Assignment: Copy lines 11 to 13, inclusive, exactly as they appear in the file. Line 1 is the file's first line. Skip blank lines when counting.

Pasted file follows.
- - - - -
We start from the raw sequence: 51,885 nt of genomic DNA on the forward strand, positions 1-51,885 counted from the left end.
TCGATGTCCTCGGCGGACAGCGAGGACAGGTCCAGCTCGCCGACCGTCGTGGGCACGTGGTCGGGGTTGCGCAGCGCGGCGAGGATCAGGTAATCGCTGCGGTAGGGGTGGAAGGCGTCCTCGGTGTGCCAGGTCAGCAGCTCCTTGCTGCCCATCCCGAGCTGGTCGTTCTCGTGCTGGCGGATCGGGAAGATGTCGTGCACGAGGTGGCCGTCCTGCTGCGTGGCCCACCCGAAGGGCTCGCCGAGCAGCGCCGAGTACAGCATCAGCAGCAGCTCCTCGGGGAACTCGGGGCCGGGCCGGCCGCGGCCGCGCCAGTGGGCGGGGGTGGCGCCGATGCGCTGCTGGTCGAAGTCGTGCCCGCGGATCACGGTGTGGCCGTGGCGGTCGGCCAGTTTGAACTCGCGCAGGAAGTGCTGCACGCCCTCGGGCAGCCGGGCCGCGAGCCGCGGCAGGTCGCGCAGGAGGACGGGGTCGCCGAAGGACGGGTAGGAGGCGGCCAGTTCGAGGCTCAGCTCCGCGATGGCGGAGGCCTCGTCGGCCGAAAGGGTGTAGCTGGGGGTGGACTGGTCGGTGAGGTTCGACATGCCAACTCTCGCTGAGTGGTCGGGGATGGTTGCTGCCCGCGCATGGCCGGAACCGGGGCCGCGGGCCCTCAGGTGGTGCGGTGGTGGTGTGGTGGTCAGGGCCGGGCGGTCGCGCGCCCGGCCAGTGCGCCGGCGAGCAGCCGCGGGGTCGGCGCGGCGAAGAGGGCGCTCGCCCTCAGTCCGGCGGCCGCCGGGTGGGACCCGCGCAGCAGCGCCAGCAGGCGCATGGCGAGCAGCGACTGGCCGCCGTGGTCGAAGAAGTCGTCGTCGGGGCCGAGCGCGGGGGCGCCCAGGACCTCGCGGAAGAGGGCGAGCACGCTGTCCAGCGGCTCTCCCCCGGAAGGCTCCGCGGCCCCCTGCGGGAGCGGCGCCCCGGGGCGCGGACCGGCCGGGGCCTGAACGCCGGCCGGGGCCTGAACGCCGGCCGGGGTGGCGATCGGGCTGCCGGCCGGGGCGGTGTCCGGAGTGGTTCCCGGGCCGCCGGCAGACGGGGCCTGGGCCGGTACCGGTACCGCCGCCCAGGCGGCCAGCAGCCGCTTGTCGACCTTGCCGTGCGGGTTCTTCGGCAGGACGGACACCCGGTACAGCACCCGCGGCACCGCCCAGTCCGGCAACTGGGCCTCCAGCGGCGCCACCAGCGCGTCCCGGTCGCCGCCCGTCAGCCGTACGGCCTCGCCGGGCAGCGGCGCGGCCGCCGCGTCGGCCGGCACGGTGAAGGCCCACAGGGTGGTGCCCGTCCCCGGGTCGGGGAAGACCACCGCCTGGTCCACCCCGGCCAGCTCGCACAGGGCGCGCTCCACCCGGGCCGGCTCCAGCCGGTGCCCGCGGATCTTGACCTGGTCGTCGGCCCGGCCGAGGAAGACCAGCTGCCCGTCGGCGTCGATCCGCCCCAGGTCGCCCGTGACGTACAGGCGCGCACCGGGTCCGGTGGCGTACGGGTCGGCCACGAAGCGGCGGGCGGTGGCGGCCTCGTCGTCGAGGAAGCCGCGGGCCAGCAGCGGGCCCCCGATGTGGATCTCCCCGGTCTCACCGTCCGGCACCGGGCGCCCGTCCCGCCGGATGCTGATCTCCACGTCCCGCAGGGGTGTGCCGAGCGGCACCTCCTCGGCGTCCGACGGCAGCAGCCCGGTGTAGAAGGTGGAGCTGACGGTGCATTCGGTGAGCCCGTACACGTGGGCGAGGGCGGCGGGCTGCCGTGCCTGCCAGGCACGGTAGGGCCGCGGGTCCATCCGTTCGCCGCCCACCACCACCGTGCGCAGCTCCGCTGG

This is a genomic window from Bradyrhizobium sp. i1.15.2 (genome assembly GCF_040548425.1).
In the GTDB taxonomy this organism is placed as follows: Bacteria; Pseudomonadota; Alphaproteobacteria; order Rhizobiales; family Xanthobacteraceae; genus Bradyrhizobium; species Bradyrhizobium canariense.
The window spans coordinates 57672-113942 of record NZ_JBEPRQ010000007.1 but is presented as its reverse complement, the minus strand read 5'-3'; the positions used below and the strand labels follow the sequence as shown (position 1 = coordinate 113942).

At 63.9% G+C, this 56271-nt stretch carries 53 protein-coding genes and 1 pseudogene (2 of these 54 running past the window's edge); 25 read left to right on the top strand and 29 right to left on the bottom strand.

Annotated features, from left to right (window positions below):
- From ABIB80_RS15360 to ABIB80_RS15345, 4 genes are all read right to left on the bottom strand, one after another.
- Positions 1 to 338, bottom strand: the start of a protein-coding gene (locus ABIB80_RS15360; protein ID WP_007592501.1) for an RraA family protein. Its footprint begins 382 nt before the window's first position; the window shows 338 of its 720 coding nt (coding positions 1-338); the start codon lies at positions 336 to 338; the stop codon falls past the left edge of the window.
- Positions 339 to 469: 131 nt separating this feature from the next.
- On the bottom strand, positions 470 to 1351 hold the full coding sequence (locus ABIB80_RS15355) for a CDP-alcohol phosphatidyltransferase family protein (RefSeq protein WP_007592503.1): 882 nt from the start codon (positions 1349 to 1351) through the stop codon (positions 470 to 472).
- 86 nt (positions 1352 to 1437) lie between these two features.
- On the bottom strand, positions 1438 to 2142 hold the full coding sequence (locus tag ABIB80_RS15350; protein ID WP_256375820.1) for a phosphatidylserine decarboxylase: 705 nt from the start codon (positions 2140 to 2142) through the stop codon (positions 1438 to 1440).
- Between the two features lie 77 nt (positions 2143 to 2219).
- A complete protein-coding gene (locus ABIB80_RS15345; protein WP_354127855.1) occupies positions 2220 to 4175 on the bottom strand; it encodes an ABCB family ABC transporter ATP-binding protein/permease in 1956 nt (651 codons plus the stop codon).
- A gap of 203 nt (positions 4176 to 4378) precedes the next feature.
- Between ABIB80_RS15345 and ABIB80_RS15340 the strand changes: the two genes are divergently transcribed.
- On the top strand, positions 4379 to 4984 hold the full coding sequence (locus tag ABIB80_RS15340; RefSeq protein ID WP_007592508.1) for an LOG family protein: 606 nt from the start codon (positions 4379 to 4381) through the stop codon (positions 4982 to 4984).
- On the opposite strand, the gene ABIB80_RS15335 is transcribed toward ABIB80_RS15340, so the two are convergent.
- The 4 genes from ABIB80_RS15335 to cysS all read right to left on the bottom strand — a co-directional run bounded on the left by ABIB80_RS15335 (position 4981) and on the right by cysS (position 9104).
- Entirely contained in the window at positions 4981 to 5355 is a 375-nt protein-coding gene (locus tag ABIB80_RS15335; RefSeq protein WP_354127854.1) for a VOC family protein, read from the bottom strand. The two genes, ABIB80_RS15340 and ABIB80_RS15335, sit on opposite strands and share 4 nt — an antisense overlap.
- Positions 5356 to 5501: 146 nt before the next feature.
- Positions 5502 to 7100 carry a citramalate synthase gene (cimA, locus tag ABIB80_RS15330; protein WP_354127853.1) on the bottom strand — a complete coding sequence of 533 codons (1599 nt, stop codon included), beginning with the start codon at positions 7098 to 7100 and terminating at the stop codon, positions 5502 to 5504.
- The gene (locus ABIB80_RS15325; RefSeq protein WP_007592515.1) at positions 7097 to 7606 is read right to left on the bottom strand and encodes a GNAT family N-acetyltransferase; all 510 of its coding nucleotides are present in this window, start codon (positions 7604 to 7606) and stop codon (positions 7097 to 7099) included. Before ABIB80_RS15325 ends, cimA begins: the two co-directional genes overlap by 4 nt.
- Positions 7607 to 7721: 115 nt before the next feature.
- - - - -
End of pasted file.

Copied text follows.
- On the bottom strand, positions 470 to 1351 hold the full coding sequence (locus ABIB80_RS15355) for a CDP-alcohol phosphatidyltransferase family protein (RefSeq protein WP_007592503.1): 882 nt from the start codon (positions 1349 to 1351) through the stop codon (positions 470 to 472).
- 86 nt (positions 1352 to 1437) lie between these two features.
- On the bottom strand, positions 1438 to 2142 hold the full coding sequence (locus tag ABIB80_RS15350; protein ID WP_256375820.1) for a phosphatidylserine decarboxylase: 705 nt from the start codon (positions 2140 to 2142) through the stop codon (positions 1438 to 1440).